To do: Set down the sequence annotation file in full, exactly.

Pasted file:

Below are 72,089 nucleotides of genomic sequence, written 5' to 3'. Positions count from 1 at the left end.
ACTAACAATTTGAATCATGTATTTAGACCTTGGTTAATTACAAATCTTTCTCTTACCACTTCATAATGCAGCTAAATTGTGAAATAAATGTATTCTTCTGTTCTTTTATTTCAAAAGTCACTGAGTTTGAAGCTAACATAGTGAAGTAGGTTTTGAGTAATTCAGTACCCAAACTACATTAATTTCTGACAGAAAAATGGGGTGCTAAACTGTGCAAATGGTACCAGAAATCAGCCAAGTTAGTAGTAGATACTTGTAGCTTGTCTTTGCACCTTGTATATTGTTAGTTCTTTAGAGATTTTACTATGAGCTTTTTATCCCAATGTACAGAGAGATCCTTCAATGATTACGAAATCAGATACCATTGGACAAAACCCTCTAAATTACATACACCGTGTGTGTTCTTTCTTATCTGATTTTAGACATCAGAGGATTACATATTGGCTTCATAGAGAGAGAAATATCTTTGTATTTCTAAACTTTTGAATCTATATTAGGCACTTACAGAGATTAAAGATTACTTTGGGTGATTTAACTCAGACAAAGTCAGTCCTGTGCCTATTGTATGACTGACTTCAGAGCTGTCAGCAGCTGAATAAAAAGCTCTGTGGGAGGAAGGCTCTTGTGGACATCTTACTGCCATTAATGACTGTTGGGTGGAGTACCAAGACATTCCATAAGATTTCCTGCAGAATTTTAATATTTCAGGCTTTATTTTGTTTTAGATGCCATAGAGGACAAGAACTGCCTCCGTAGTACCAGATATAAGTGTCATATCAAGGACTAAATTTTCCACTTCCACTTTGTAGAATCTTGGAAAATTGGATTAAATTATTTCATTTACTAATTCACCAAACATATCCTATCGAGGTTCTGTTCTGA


Below are 72,089 nucleotides of genomic sequence, written 5' to 3'. Positions count from 1 at the left end.
ACTAACAATTTGAATCATGTATTTAGACCTTGGTTAATTACAAATCTTTCTCTTACCACTTCATAATGCAGCTAAATTGTGAAATAAATGTATTCTTCTGTTCTTTTATTTCAAAAGTCACTGAGTTTGAAGCTAACATAGTGAAGTAGGTTTTGAGTAATTCAGTACCCAAACTACATTAATTTCTGACAGAAAAATGGGGTGCTAAACTGTGCAAATGGTACCAGAAATCAGCCAAGTTAGTAGTAGATACTTGTAGCTTGTCTTTGCACCTTGTATATTGTTAGTTCTTTAGAGATTTTACTATGAGCTTTTTATCCCAATGTACAGAGAGATCCTTCAATGATTACGAAATCAGATACCATTGGACAAAACCCTCTAAATTACATACACCGTGTGTGTTCTTTCTTATCTGATTTTAGACATCAGAGGATTACATATTGGCTTCATAGAGAGAGAAATATCTTTGTATTTCTAAACTTTTGAATCTATATTAGGCACTTACAGAGATTAAAGATTACTTTGGGTGATTTAACTCAGACAAAGTCAGTCCTGTGCCTATTGTATGACTGACTTCAGAGCTGTCAGCAGCTGAATAAAAAGCTCTGTGGGAGGAAGGCTCTTGTGGACATCTTACTGCCATTAATGACTGTTGGGTGGAGTACCAAGACATTCCATAAGATTTCCTGCAGAATTTTAATATTTCAGGCTTTATTTTGTTTTAGATGCCATAGAGGACAAGAACTGCCTCCGTAGTACCAGATATAAGTGTCATATCAAGGACTAAATTTTCCACTTCCACTTTGTAGAATCTTGGAAAATTGGATTAAATTATTTCATTTACTAATTCACCAAACATATCCTATCGAGGTTCTGTTCTGA